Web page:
Nineteenth Century
In 1878 the parish council commissioned an architect called James Fowler to carry restoration work on the building. This work included dismantling Slingsby's brick tower and rebuilding it in the present stone facing with new and old brick interior. The east end was rebuilt and given a new east window with strong mouldings in the Norman style. Evidence of this can be seen in the differences in the stonework above and below the window.
The north wall of the nave was rebuilt and a medieval gravestone incorporated into it. It is likely that the Norman lancet windows were restored at this time.
The porch was built over the south door and includes two reset medieval stones, one of each side of the arch. The one on the right is said to commemorate a priest and his head and feet are visible. The threshold of the porch is made from two slabs of stone one of which may have been the gravestone of Rev. Cuthbert Hesketh who died in 1665.
A new rood was installed which is carried on trusses of embattle beams and brace collar beams. It is said that it replaced a painted ceiling of a celestial canopy.
Colourful tiles were laid in the Chancel and a new floor made in the Church. This involved the removal of monuments in the Nave floor to the Nottingham farming dynasty of Hessay, some of whose gravestones stand in the graveyard.
New fittings were provided, including the Pulpit and Lectern, together with new Stalls with acorn knobs, or finials, and end panels in the style of the C17th. The Organ stood on the right side of the Chancel, behind the south wall of the Arch.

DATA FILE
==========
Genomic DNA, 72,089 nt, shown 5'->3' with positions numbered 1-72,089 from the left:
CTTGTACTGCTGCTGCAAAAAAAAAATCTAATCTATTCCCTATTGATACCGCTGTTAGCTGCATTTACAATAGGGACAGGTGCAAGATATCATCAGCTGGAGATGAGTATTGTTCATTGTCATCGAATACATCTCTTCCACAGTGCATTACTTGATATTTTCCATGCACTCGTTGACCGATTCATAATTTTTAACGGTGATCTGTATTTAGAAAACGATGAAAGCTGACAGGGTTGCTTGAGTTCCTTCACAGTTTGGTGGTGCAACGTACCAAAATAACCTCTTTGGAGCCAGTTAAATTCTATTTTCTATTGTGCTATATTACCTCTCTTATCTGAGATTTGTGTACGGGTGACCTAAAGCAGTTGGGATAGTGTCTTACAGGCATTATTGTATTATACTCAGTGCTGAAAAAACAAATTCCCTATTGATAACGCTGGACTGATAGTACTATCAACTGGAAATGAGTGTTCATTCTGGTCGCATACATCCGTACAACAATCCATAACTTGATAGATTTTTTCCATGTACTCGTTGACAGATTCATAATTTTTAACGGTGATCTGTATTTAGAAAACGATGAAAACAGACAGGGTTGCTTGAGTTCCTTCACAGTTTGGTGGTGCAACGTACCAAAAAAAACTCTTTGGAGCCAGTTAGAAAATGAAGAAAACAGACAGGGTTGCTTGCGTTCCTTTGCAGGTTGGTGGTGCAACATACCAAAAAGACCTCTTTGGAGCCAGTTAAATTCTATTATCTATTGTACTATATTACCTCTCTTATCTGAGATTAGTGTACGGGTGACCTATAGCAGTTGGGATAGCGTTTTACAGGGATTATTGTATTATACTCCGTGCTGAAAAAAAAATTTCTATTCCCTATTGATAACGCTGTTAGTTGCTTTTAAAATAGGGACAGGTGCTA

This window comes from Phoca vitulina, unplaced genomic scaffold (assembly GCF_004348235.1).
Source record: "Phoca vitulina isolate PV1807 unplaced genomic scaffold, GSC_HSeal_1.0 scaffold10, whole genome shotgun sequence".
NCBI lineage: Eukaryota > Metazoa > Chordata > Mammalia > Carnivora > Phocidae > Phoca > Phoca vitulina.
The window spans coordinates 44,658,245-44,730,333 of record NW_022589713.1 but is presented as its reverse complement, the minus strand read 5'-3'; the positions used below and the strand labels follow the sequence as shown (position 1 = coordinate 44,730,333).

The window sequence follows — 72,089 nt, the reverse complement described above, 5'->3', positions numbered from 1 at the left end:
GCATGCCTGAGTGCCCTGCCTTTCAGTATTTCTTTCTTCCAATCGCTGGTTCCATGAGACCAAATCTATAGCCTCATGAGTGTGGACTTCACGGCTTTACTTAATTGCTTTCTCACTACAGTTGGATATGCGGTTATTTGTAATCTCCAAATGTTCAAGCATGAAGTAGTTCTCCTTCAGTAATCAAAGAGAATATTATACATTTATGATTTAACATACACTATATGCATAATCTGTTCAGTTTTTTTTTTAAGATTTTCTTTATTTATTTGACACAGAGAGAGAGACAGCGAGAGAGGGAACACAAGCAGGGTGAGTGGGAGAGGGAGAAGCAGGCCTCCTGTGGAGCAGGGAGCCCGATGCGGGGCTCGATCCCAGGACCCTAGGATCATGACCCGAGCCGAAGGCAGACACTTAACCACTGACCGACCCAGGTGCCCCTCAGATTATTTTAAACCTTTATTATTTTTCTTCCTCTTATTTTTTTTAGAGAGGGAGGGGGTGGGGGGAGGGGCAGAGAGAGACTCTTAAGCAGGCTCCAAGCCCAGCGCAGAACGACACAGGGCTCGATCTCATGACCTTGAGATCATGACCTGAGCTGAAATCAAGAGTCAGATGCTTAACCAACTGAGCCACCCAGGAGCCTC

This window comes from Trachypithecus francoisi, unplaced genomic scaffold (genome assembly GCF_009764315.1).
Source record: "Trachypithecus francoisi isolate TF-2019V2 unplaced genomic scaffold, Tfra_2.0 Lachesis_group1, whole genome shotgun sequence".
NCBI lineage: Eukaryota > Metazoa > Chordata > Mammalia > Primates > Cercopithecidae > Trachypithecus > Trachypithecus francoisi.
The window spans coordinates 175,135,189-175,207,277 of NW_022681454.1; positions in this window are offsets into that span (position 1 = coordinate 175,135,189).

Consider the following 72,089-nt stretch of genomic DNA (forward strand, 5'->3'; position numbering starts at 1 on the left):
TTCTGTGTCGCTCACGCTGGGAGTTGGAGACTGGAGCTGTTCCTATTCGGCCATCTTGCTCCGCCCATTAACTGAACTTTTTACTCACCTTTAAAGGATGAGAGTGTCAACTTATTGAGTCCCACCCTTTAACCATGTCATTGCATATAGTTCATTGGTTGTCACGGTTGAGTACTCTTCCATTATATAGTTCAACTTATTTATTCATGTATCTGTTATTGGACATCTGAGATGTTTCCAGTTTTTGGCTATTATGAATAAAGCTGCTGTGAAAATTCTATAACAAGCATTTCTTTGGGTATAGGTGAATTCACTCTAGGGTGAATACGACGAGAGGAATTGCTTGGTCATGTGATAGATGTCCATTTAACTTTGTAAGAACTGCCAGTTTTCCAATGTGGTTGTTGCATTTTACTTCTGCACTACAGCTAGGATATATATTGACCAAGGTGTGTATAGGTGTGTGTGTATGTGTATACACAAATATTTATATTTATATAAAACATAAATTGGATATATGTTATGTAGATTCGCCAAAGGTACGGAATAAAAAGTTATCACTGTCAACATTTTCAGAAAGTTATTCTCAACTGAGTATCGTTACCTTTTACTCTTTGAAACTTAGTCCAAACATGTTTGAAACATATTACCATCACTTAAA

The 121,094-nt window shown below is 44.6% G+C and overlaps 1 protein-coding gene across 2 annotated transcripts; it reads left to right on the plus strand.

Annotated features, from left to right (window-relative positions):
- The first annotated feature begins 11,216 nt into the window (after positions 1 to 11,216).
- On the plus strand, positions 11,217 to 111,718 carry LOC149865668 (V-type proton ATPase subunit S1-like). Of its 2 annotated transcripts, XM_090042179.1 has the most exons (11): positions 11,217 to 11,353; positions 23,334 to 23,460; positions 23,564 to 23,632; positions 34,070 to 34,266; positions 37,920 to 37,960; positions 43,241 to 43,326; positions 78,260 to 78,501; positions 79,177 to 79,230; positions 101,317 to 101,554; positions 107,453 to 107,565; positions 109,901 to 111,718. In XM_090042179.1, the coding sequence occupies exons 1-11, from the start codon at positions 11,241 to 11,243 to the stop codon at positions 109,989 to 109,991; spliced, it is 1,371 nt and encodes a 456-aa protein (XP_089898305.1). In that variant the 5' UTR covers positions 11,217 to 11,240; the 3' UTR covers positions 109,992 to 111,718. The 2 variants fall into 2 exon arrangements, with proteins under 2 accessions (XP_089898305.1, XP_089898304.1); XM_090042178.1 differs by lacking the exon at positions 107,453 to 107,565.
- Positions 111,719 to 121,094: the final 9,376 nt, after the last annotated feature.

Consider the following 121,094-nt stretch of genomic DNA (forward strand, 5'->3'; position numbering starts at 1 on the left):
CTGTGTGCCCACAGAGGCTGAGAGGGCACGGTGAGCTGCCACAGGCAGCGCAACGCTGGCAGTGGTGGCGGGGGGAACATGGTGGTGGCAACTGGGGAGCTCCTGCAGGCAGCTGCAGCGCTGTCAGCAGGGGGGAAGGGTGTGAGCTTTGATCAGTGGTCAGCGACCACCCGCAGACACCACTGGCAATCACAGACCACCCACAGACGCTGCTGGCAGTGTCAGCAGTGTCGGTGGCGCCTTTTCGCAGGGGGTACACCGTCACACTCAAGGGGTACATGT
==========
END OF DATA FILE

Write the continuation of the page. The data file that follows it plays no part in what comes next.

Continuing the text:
The Font with its deep bowl on a moulded pedestal probably dates from the 13th century. It seems to have been re-carved at the time of the 19th century restoration as can be seen from the deeply carved fluting in the stone. The cover, with its scrolled wrought ironwork like that on the South Door, is 19th century.
Other interesting items in the Church are the two boards, one on each side of the Chancel Arch. These are Creed and Commandment Boards, the one on the left setting out the Apostles’ Creed and Commandments I – IV. Commandments V – X continue in the left panel of the other board, which has the Lord’s Prayer in the right panel. The boards are very faded but look as if they date from the 19th century.

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Twentieth Century
In the tower is a Benefaction Board listing charitable bequests form deceased parishioners. The board is shown in the little sketch of the church which hangs on the north wall of the Nave. The sketch was made before the 1878-79 restoration, by the Vicar’s daughter, Miss S E Carr, and shows the Benefaction Board attached to the south wall of the Nave, in the position of the later added memorial window to the Rev. Charles Slingsby.
Rev. Charles Slingsby died on 15 November 1912, in a hunting accident with the Ainsty Hunt. The window depicts Saint Hubert transfixed by his Vision of the Crucifixion impaled on the horns of a stag; and Saint Francis of Assisi with his birds and a peacock, the symbol of the Resurrection. The window is by the London firm of Heaton, Butler and Bayme, and the Rev. Charles’ gravestone is towards the edge of the graveyard at the east end of the Church.

Based on work done by Dr Peter Newman